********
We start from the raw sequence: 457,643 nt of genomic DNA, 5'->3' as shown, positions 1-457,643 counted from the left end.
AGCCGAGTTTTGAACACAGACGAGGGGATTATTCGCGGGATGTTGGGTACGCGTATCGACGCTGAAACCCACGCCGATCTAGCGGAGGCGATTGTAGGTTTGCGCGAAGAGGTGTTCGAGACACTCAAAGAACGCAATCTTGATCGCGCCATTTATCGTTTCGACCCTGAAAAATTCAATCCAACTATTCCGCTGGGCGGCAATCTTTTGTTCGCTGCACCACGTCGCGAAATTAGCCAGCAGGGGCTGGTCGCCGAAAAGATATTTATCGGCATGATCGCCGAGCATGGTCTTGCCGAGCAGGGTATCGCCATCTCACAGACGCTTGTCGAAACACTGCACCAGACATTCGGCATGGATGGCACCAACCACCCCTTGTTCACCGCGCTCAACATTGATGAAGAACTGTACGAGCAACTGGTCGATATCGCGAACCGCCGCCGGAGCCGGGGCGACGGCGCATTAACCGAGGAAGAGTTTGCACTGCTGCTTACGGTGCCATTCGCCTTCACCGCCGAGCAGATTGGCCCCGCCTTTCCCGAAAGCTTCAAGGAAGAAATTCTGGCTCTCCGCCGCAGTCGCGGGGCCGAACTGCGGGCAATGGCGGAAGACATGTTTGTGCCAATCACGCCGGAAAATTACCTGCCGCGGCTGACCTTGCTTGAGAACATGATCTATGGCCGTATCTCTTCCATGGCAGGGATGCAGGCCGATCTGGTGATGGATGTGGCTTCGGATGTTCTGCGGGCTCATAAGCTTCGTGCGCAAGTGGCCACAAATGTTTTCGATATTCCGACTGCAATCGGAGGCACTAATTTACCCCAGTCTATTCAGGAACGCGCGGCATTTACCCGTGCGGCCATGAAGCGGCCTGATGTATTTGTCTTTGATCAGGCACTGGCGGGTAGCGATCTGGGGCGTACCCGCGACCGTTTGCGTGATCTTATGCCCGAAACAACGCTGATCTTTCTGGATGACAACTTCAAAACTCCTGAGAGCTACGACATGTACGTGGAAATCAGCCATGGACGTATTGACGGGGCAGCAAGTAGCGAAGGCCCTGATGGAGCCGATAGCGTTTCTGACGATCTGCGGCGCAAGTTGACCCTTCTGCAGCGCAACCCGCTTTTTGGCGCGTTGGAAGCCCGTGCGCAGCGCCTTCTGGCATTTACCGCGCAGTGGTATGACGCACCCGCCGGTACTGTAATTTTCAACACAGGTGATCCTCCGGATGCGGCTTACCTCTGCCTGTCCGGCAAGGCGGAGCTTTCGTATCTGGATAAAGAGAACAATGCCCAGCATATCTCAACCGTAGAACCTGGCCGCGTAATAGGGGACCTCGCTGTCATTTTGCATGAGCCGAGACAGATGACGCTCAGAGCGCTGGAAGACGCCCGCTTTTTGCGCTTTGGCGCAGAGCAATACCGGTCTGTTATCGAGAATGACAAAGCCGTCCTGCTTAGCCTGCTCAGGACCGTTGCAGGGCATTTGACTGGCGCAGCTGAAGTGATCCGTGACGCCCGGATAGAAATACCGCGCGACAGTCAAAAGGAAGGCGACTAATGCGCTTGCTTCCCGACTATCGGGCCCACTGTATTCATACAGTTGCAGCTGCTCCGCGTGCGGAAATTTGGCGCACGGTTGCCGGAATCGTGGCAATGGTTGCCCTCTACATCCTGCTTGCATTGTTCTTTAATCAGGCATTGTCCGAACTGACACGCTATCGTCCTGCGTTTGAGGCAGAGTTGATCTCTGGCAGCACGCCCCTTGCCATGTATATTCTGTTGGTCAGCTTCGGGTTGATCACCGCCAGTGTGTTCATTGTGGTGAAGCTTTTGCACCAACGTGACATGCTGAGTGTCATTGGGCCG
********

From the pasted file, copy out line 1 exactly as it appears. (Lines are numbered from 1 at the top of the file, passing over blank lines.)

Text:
We start from the raw sequence: 457,643 nt of genomic DNA, 5'->3' as shown, positions 1-457,643 counted from the left end.